Sometimes an event comes along that crystallizes people’s awareness of an issue. It is just the right things at the right time. The layoffs at the Indianapolis Carrier air conditioner factory are an example of this kind of event.
The layoffs have focused many people’s feelings about our disastrous “trade” agreements that enable, even encourage, companies to move jobs and factories out of the country so that executives and Wall Street can pocket the wage and environmental-cost differential for themselves.
What Happened At Carrier?
In February air-conditioner manufacturer Carrier, a wing of United Technologies, announced that beginning next year it will move its Indianapolis production to Mexico and lay off the company’s U.S. workers. (It will also gut the factory’s suppliers and surrounding businesses.) The announcement was caught on video and went viral just as the presidential campaign was focusing on the disastrous effects of our country’s “trade” policies.
United Technologies reported $7.6 billion in profits for 2015. This was up from $6.2 billion in 2014. The company is spending $12 billion to purchase its own stock, which manipulates an increase in the stock price. That gives an idea of just how much cash the company has at its disposal. They use plenty of it to enrich executives, with their CEO getting almost $10 million in 2014 after getting more than $20 million in 2013.
Meanwhile, Mexico pays wages averaging $2.70 an hour for manufacturing jobs. By moving production there, the company, executives and Wall Street shareholders can pocket the wage differential. Carrier’s Indianapolis workers, suppliers, businesses, tax base, housing prices and job market? Too bad for them, but that’s not United Technology’s problem.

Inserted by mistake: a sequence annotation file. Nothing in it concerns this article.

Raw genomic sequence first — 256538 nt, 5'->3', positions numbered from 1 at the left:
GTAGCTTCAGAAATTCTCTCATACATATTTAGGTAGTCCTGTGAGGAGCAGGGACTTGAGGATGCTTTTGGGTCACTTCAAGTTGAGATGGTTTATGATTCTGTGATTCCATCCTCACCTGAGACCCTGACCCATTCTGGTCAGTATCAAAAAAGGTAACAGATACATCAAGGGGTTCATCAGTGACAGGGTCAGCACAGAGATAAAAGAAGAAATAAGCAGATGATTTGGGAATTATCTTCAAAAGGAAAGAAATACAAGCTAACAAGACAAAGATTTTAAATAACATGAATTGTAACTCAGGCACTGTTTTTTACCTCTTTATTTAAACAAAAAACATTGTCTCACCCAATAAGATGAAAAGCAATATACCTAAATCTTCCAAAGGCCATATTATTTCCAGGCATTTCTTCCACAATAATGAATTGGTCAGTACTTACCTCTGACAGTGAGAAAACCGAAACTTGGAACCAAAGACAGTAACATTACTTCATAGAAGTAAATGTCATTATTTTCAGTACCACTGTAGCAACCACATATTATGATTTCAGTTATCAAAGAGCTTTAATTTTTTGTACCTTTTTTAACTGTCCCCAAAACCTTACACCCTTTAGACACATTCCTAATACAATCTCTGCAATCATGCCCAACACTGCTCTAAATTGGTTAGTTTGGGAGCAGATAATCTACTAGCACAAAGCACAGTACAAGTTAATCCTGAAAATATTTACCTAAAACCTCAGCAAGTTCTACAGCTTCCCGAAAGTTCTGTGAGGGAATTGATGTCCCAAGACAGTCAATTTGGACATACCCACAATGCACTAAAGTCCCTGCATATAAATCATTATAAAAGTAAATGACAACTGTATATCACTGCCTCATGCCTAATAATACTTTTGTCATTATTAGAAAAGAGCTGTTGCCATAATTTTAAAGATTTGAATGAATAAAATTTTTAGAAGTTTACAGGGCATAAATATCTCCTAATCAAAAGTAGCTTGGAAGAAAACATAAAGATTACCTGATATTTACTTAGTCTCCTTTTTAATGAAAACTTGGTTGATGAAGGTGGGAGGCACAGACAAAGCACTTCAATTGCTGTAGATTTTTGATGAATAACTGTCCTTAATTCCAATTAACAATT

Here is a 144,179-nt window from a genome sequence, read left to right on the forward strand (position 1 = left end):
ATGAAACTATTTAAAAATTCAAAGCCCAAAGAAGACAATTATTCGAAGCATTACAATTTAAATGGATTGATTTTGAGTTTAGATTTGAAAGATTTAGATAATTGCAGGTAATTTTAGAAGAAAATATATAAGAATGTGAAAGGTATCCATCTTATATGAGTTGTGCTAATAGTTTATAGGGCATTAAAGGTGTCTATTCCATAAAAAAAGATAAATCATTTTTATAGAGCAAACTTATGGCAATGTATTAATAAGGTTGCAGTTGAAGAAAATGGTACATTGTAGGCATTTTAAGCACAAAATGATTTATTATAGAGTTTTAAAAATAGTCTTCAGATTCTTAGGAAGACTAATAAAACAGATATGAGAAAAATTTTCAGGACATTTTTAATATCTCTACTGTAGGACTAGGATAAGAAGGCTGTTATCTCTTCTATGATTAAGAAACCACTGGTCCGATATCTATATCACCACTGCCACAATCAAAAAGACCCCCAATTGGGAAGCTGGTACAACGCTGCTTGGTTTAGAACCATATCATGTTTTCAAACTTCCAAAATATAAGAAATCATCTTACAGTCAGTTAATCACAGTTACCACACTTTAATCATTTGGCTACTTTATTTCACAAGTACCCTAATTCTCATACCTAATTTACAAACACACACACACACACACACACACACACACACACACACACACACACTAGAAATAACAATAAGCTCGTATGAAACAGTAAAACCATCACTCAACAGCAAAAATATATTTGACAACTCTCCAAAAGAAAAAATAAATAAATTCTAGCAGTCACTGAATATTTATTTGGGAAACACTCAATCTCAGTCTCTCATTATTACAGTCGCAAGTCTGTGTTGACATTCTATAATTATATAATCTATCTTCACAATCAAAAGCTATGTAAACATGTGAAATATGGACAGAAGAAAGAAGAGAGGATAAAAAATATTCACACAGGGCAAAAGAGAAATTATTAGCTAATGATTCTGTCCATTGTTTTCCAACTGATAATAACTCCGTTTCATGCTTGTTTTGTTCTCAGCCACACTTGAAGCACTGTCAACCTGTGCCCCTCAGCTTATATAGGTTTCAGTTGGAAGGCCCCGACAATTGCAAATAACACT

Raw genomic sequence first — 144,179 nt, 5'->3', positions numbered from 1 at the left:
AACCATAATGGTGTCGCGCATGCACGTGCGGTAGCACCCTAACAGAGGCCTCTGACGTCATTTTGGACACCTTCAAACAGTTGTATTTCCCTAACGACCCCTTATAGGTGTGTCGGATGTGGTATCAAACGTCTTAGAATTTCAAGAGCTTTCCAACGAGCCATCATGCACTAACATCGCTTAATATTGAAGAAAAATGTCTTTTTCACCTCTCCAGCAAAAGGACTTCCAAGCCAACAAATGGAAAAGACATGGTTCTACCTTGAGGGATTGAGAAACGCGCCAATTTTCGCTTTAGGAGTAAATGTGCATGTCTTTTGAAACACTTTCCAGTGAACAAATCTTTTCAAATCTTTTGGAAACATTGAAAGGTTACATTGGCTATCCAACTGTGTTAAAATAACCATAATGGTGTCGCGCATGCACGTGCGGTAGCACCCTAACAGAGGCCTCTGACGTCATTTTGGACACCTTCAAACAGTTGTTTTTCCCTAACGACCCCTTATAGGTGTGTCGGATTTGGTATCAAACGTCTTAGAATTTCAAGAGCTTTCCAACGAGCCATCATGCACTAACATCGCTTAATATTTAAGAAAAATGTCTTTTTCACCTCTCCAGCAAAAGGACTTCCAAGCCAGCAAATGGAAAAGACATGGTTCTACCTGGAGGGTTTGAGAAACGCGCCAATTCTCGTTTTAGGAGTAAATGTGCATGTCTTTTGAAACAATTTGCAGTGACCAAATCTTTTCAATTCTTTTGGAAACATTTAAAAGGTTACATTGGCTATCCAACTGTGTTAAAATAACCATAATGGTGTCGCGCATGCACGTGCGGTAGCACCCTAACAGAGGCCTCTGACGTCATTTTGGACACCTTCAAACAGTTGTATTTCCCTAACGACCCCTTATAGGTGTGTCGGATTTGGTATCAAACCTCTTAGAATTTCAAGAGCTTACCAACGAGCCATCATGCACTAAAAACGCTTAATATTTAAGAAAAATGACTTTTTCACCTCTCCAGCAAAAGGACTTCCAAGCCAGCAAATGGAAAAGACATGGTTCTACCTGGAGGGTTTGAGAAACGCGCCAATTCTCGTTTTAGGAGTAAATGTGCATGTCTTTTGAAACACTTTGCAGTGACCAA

Workers Driven To “Outsiders” Sanders, Trump
Indiana’s presidential primary is Tuesday, and the Carrier layoffs have become an issue in the campaign. Zach Carter, reporting at The Huffington Post, in “Watch Corporate America Turn A Roomful Of Workers Into Bernie Sanders And Donald Trump Supporters,” writes about the effect of that video announcing the layoffs:
“Throughout the transition, we must remain committed to manufacturing the same high-quality products,” an executive can be heard insisting in a video of the announcement.
“Yeah, fuck you!” a member of the crowd responds.
“Please quiet down,” the official says. “This was an extremely difficult decision.”
In his report, Carter explains how this fits into the larger national discussion of “trade” and the effect our “trade” policies have had on jobs and incomes, and why this is a boost to Bernie Sanders’ and Donald Trump’s “outsider” campaigns:
Both Republicans and Democrats have consistently backed economic policies over the past 35 years that have systematically gutted the American middle class. For decades, Congress has listened to corporate lobbyists who told our representatives that if they could just cut this one tax rate, or just ease this one regulation, there would be a renaissance of prosperity. The renaissance has happened for the rich. Everyone else has been left behind.
The middle and working classes have been hit hard by these economic policies that favor the upper-end “donor class.” This “establishment” abandonment of America’s middle- and working-class voters is a “YUGE” issue in this year’s presidential election, driving the insurgent campaigns of Sanders and Trump. In an example of how the Carrier layoffs are driving this, The Indianapolis Star reported on Trump’s campaign announcement, in April’s “Trump opens Indiana campaign by blasting Carrier, Republican nominating process“: